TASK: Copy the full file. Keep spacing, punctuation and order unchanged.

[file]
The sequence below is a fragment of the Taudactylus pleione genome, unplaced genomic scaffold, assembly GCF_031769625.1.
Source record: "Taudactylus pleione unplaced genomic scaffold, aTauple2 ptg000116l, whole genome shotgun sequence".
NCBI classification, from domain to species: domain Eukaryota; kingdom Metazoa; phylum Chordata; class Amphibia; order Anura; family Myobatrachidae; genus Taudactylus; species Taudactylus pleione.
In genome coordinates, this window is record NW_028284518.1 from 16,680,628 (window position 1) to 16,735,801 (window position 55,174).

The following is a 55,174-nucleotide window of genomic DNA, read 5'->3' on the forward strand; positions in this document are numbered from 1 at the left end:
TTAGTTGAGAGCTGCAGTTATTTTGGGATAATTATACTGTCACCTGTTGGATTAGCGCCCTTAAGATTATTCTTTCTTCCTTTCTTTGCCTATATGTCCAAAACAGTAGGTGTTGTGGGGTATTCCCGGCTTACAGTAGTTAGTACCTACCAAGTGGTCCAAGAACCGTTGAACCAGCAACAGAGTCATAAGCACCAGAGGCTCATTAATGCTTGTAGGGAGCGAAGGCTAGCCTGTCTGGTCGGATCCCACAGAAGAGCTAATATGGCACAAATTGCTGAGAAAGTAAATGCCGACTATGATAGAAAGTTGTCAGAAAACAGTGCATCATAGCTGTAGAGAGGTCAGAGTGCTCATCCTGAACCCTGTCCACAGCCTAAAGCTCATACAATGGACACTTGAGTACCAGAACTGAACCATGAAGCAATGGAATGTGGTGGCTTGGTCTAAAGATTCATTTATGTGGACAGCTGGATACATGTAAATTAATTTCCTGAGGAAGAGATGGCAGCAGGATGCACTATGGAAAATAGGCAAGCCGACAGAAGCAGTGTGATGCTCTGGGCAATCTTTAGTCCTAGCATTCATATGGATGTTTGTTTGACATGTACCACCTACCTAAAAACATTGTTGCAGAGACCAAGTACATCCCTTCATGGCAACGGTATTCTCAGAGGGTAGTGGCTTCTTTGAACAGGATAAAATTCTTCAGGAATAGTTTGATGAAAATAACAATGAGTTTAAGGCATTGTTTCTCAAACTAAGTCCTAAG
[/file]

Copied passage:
The sequence below is a fragment of the Taudactylus pleione genome, unplaced genomic scaffold, assembly GCF_031769625.1.
Source record: "Taudactylus pleione unplaced genomic scaffold, aTauple2 ptg000116l, whole genome shotgun sequence".
NCBI classification, from domain to species: domain Eukaryota; kingdom Metazoa; phylum Chordata; class Amphibia; order Anura; family Myobatrachidae; genus Taudactylus; species Taudactylus pleione.
In genome coordinates, this window is record NW_028284518.1 from 16,680,628 (window position 1) to 16,735,801 (window position 55,174).

The following is a 55,174-nucleotide window of genomic DNA, read 5'->3' on the forward strand; positions in this document are numbered from 1 at the left end:
TTAGTTGAGAGCTGCAGTTATTTTGGGATAATTATACTGTCACCTGTTGGATTAGCGCCCTTAAGATTATTCTTTCTTCCTTTCTTTGCCTATATGTCCAAAACAGTAGGTGTTGTGGGGTATTCCCGGCTTACAGTAGTTAGTACCTACCAAGTGGTCCAAGAACCGTTGAACCAGCAACAGAGTCATAAGCACCAGAGGCTCATTAATGCTTGTAGGGAGCGAAGGCTAGCCTGTCTGGTCGGATCCCACAGAAGAGCTAATATGGCACAAATTGCTGAGAAAGTAAATGCCGACTATGATAGAAAGTTGTCAGAAAACAGTGCATCATAGCTGTAGAGAGGTCAGAGTGCTCATCCTGAACCCTGTCCACAGCCTAAAGCTCATACAATGGACACTTGAGTACCAGAACTGAACCATGAAGCAATGGAATGTGGTGGCTTGGTCTAAAGATTCATTTATGTGGACAGCTGGATACATGTAAATTAATTTCCTGAGGAAGAGATGGCAGCAGGATGCACTATGGAAAATAGGCAAGCCGACAGAAGCAGTGTGATGCTCTGGGCAATCTTTAGTCCTAGCATTCATATGGATGTTTGTTTGACATGTACCACCTACCTAAAAACATTGTTGCAGAGACCAAGTACATCCCTTCATGGCAACGGTATTCTCAGAGGGTAGTGGCTTCTTTGAACAGGATAAAATTCTTCAGGAATAGTTTGATGAAAATAACAATGAGTTTAAGGCATTGTTTCTCAAACTAAGTCCTAAG